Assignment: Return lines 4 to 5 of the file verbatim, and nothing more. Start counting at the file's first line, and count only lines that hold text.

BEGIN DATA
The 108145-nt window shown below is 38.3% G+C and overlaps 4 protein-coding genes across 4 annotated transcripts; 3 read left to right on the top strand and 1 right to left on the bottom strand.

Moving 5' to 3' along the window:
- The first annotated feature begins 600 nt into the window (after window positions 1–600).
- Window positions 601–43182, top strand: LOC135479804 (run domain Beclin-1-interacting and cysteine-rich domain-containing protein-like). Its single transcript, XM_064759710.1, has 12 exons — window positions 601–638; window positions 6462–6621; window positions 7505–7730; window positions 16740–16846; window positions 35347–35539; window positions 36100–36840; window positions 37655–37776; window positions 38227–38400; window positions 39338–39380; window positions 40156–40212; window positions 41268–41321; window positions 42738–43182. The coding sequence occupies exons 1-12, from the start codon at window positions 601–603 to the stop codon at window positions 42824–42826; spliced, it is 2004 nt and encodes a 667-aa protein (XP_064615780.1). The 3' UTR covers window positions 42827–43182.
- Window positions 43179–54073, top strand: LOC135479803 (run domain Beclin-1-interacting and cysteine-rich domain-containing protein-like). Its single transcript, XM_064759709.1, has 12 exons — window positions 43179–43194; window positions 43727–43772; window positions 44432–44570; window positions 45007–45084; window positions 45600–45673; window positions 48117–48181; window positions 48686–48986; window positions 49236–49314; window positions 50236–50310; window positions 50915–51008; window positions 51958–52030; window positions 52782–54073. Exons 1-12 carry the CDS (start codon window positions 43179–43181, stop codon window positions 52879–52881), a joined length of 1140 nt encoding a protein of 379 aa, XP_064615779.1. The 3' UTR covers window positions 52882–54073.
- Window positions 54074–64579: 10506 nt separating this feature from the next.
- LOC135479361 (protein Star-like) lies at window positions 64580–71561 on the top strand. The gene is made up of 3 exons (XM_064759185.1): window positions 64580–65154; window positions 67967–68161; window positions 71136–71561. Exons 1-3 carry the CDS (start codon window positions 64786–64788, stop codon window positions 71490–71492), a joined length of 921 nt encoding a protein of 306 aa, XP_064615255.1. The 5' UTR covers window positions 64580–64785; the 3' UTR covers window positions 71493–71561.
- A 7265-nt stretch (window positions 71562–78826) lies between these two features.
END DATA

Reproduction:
- Window positions 601–43182, top strand: LOC135479804 (run domain Beclin-1-interacting and cysteine-rich domain-containing protein-like). Its single transcript, XM_064759710.1, has 12 exons — window positions 601–638; window positions 6462–6621; window positions 7505–7730; window positions 16740–16846; window positions 35347–35539; window positions 36100–36840; window positions 37655–37776; window positions 38227–38400; window positions 39338–39380; window positions 40156–40212; window positions 41268–41321; window positions 42738–43182. The coding sequence occupies exons 1-12, from the start codon at window positions 601–603 to the stop codon at window positions 42824–42826; spliced, it is 2004 nt and encodes a 667-aa protein (XP_064615780.1). The 3' UTR covers window positions 42827–43182.
- Window positions 43179–54073, top strand: LOC135479803 (run domain Beclin-1-interacting and cysteine-rich domain-containing protein-like). Its single transcript, XM_064759709.1, has 12 exons — window positions 43179–43194; window positions 43727–43772; window positions 44432–44570; window positions 45007–45084; window positions 45600–45673; window positions 48117–48181; window positions 48686–48986; window positions 49236–49314; window positions 50236–50310; window positions 50915–51008; window positions 51958–52030; window positions 52782–54073. Exons 1-12 carry the CDS (start codon window positions 43179–43181, stop codon window positions 52879–52881), a joined length of 1140 nt encoding a protein of 379 aa, XP_064615779.1. The 3' UTR covers window positions 52882–54073.